If you ask us, Église St-Eustache in Paris is a hugely unappreciated asset on the city's church scene. Gothic flying buttresses, rose windows, flamboyant vaulting, and a Renaissance facade rivaling that of Notre Dame — St-Eustache is truly a masterpiece of late Gothic architecture. It's also been considered a Mecca for sacred music, with composers like Verdi, Liszt, and Berlioz choosing to play their compositions here, in order to benefit from the spectacular acoustics.
The High Gothic facade of Église Saint-Eustache
Like many Paris churches, it took a long time to complete. Saint-Eustache was built over a hundred-year period, between 1532 and 1632. Its enormous dimensions — 346 feet long with a 112-foot-high nave — make it more cathedral than church. And the cherry on top (so to speak) is its gigantic church organ. With 8,000 pipes, it's the largest organ in France. Let's take a look at even more reasons to visit this historic Paris church.
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Rue Montorgueil in the morning, photo by Mark Craft
One of the best reasons to visit Saint-Eustace is the neighborhood. Located at Les Halles, St-Eustache was the gateway to the famous food market that flourished for 800 years. Today its neighbor is the Forum Les Halles, the modern shopping center with its modernistic makeover and a brand-new park space. Just around the corner is Rue Montorgueil, the semi-pedestrian food-lover's market street — another place you don't want to miss.
Instead of waiting in line, like you had to do at Notre Dame, those in the know head to Saint-Eustache for midnight Mass on Christmas Eve. The pipe organ and the church choir may well be the best Christmas show in town. With Saint-Eustache boasting the best pipes in the city, French Romantic composer Hector Berlioz (1803-1869) chose to premiere Te Deum here. Liszt's Grand Mass was also first played here.
For centuries, St-Eustache was the the parish church for the merchants of Les Halles and the nobility from the nearby Louvre and Palais Royal. St-Eustache was the venue of choice for society-hosted baptisms like Cardinal Richelieu, Jean-Baptiste Poquelin (aka Moliere), and Madame de Pompadour. It was where Louis XIV received communion.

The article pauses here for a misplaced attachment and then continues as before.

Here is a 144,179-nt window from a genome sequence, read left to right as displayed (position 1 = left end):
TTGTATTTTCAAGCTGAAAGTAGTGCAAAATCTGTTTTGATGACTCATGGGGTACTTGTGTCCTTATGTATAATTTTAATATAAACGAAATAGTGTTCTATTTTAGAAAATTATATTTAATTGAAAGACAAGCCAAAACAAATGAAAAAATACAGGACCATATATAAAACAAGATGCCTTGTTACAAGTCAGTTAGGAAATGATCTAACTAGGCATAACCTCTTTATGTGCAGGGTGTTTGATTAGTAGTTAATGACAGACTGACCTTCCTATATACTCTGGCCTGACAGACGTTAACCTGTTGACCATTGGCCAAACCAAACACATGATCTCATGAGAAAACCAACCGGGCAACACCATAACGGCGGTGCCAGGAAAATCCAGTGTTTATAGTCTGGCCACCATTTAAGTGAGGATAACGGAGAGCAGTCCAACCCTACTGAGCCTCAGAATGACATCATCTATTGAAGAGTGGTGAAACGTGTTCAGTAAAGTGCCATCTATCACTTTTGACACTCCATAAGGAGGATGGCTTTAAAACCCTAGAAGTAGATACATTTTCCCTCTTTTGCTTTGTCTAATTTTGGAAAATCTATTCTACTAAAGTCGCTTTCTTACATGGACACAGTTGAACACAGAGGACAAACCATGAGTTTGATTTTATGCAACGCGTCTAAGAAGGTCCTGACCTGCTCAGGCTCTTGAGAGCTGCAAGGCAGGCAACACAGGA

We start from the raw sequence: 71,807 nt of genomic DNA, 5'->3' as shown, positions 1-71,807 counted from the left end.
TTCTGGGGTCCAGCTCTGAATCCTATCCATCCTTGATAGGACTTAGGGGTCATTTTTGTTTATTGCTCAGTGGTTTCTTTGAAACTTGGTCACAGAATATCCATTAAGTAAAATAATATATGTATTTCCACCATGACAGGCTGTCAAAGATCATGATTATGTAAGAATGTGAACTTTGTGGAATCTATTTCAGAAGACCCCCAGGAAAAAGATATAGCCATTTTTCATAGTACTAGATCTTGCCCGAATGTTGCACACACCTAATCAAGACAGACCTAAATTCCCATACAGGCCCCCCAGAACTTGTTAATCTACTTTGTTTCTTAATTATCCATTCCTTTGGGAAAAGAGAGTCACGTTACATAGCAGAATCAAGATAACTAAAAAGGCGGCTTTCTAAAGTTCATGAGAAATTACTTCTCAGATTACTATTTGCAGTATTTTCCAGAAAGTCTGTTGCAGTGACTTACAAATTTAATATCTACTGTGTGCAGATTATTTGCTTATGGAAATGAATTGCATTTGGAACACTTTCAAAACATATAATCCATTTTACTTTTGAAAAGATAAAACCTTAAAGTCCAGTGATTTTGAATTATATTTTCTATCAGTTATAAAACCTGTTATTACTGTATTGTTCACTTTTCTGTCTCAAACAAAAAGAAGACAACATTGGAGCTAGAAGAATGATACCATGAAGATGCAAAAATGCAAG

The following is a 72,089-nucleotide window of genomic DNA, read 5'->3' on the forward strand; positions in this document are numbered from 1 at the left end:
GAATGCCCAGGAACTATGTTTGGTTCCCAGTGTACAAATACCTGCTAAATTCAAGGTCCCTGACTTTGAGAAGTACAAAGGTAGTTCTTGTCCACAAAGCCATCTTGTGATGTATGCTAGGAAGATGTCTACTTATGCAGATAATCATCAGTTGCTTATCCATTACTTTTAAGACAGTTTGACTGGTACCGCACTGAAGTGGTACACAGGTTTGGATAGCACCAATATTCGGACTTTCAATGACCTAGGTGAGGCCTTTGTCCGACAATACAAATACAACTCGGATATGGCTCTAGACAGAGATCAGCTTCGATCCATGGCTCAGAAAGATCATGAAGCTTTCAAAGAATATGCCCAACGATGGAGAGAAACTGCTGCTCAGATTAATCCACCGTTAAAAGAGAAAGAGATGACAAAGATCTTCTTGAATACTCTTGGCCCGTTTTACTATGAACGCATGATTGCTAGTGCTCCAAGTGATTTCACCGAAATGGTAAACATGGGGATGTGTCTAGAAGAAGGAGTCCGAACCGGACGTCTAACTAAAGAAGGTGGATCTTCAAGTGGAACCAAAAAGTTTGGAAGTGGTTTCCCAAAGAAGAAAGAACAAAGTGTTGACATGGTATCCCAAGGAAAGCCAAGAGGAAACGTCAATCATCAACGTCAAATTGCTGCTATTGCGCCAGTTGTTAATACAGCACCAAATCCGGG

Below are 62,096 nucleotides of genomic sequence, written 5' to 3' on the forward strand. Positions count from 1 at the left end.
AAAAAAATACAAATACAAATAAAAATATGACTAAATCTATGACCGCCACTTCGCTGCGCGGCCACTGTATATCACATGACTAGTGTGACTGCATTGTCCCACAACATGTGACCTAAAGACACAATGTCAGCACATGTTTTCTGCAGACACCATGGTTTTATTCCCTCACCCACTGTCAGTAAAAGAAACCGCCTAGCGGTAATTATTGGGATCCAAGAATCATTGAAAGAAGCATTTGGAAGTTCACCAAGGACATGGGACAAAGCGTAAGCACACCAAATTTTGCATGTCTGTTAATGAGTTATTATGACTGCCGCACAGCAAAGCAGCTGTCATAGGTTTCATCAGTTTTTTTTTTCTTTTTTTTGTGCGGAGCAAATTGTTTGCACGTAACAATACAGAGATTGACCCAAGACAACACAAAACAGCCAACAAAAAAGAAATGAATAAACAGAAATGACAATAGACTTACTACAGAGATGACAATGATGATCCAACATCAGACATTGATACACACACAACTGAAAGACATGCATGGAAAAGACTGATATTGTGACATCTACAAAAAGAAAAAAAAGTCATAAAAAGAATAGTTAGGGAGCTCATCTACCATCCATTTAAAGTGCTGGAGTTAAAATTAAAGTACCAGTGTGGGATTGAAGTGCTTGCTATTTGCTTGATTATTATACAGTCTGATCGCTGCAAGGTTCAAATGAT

Soaring ceiling at Saint-Eustache
Famous funerals held at Saint-Eustache include those for former Prime Minister Colbert, Moliere, Revolutionary orator Honore Mirabeau, and Mozart's mother, Anna Maria Mozart (1720-1778). She was also buried at the St-Eustache cemetery — when young Wolfgang was just 22 years old.
The church is dedicated to Saint Eustache (of course), a second-century Roman general who converted to Christianity when, like Saint Hubert, he saw a vision of the cross poised between the antlers of a stag. A sculpted stag's head and cross are beneath the gable in the church's Renaissance transept facade. Saint Eustache, the story goes, was martyred; burned alive with his wife and children. Nasty.
Although the current Saint-Eustache church was completed in 1632, its origins at this location go back to the 13th century when a parish church was completed in 1223. Much later, during the French Revolution, the church was vandalized, looted, used as a barn, and renamed the Temple of Agriculture.
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The altar at Saint-Eustache, photo by Mark Craft
Notable artistic treasures found in St-Eustache are the Rubens painting, Pilgrims at Emmanus, the Pigalle statue of the Virgin, and a colorful sculpted scene honoring the vegetable vendors forced out of Les Halles market in 1969, when the city's commercial food markets were moved to the edges of Paris at Rungis.
The south transept (the rectangular area that cuts across the main axis of the basilica) is decorated with a tapestry from the chapel of Versailles. It was discovered in the attic of the church in 1926. Once rediscovered, it was restored at the historic tapestry workshops of the Gobelins factory.
St-Eustache was the last Gothic church to be built in Paris. Step outside the church to see Henri de Miller's famous Écoute, a modern sculpture of a giant 70-ton sandstone man's head resting on his hand. Kids love trying to climb it.
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